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The Global Diffusion of Markets and Democracy
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The diffusion of markets and democracy around the world was a defining feature of the late twentieth century. Many social scientists view this economic and political liberalization as the product of independent choices by national governments. This book argues that policy and political changes were influenced heavily by prior actions of external actors: not just other governments, but international organizations and communities of experts. Drawing together insights from economics, sociology, political science and international relations, the contributors focus on four mechanisms by which markets and democracy have diffused through interdependent decision-making: coercion and the impact of powerful countries and international actors; economic competition for markets and investment; learning from experiences of other countries; and emulation among countries. These mechanisms are tested empirically using sophisticated quantitative techniques in areas as diverse as capital account and investment policy, human rights and democratization, and government downsizing, privatization and taxation.


‘Simmons, Dobbin and Garrett have put together a most impressive collection of studies of policy diffusion in world society. The chapters are sophisticated theoretically, and state-of-the-art methodologically and make a strong contribution toward a general analysis of global policy integration. They also contribute greatly to the study of the recent worldwide wave of liberal policies of political democratization and economic marketization.’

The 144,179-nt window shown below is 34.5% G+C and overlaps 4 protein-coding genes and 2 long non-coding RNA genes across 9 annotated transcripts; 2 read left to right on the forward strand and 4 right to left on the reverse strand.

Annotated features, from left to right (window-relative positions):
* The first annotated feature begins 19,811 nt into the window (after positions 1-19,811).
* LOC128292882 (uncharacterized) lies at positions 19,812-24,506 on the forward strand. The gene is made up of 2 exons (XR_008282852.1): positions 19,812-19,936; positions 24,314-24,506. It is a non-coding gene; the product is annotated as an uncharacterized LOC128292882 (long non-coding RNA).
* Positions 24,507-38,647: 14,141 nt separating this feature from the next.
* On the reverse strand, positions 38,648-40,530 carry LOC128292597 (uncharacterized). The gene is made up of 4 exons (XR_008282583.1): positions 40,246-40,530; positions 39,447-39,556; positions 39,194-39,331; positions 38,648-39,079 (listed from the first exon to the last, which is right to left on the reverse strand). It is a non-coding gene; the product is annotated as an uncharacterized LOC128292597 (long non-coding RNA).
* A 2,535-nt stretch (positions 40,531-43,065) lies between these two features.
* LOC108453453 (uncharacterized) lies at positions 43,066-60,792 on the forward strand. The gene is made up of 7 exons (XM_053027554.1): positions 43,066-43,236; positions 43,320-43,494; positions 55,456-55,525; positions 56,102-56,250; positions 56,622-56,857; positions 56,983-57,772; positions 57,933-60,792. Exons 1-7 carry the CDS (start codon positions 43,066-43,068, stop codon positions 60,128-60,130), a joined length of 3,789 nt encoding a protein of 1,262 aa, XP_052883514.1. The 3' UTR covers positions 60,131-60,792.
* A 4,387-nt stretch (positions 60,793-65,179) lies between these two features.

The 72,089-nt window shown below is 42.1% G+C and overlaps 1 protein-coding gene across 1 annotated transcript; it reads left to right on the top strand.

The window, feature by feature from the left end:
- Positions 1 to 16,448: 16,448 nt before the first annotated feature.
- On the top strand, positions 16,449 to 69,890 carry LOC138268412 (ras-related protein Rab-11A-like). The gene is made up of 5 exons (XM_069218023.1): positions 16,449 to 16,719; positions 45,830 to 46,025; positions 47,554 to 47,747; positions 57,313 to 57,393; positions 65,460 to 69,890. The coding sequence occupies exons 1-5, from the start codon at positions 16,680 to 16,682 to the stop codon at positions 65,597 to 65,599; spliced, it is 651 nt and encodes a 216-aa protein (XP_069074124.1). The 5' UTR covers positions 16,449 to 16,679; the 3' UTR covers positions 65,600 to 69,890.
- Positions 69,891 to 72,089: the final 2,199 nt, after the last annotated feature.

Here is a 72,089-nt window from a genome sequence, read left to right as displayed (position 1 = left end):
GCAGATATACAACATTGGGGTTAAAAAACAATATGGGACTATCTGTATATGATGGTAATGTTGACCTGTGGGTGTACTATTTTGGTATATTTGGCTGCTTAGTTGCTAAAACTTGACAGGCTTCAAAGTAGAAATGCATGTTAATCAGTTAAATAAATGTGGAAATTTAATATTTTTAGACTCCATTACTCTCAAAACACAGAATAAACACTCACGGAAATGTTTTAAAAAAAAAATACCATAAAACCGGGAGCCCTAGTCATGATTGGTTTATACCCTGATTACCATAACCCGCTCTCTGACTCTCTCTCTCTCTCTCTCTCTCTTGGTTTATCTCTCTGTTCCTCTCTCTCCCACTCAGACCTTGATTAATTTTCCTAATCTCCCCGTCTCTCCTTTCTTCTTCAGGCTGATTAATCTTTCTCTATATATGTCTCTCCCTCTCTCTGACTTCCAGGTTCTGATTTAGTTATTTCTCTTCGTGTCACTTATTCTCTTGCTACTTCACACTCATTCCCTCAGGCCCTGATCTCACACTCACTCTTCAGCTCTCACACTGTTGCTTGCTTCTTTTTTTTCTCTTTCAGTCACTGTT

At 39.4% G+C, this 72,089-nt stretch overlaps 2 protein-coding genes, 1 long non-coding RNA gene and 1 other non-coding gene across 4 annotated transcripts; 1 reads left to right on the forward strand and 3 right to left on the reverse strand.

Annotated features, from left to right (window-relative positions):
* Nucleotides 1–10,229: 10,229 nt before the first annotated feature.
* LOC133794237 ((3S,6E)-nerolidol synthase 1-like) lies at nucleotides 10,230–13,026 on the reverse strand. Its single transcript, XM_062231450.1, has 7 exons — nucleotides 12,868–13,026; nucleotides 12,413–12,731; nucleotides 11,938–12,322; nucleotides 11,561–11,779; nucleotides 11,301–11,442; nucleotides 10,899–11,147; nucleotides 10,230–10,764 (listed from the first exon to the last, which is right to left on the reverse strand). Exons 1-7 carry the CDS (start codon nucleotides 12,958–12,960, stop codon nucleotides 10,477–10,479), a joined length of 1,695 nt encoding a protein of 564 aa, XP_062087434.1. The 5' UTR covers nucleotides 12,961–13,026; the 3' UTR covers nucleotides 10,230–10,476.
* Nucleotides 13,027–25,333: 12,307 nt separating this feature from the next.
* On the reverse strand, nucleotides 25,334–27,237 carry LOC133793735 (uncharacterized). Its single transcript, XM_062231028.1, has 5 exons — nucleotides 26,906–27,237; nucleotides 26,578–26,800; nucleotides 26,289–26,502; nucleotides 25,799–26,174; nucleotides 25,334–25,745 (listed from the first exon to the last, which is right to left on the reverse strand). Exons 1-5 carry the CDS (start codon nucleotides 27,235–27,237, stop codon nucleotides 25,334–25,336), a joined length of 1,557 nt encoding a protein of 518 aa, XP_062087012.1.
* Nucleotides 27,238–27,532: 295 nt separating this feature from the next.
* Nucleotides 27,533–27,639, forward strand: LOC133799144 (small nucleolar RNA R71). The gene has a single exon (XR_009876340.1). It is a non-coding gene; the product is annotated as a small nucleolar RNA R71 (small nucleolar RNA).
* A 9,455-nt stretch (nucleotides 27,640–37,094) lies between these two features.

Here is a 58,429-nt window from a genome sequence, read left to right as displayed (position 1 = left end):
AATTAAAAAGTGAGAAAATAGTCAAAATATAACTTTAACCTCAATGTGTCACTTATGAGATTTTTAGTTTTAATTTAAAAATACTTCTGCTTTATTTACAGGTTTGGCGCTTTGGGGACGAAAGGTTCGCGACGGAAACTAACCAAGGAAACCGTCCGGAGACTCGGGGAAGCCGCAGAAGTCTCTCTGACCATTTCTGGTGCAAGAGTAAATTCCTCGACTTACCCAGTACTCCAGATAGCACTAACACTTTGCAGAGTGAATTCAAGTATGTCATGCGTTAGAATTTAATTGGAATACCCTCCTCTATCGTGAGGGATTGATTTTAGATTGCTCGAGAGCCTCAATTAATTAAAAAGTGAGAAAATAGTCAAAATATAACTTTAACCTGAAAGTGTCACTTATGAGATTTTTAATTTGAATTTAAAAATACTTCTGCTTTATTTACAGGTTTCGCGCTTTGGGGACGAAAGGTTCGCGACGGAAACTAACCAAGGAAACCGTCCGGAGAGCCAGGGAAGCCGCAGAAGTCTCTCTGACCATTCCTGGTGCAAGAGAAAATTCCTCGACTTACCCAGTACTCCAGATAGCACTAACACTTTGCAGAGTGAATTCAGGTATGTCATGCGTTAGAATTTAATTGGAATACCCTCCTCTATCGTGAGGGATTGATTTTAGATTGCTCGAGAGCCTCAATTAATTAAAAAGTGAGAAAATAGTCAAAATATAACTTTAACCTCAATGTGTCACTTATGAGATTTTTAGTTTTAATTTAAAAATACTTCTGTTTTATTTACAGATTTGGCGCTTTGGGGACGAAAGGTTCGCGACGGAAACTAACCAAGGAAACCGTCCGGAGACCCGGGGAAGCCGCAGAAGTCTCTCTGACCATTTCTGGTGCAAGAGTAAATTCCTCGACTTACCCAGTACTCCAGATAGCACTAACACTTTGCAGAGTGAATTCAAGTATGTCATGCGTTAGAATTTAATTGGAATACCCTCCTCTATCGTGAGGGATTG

John W. Meyer - Stanford University

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  • 9 - Conclusion
    pp 344-360
    • By Geoffrey Garrett, Professor of International Relations, Business Administration, Communication and Law University of Southern California; President of the Pacific Council on International Policy, Frank Dobbin, Professor of Sociology, Harvard Univesity, Beth A. Simmons, Clarence Dillon Professor of International Affairs, Department of Government; Director of the Weatherhead Center, International Affairs Harvard University


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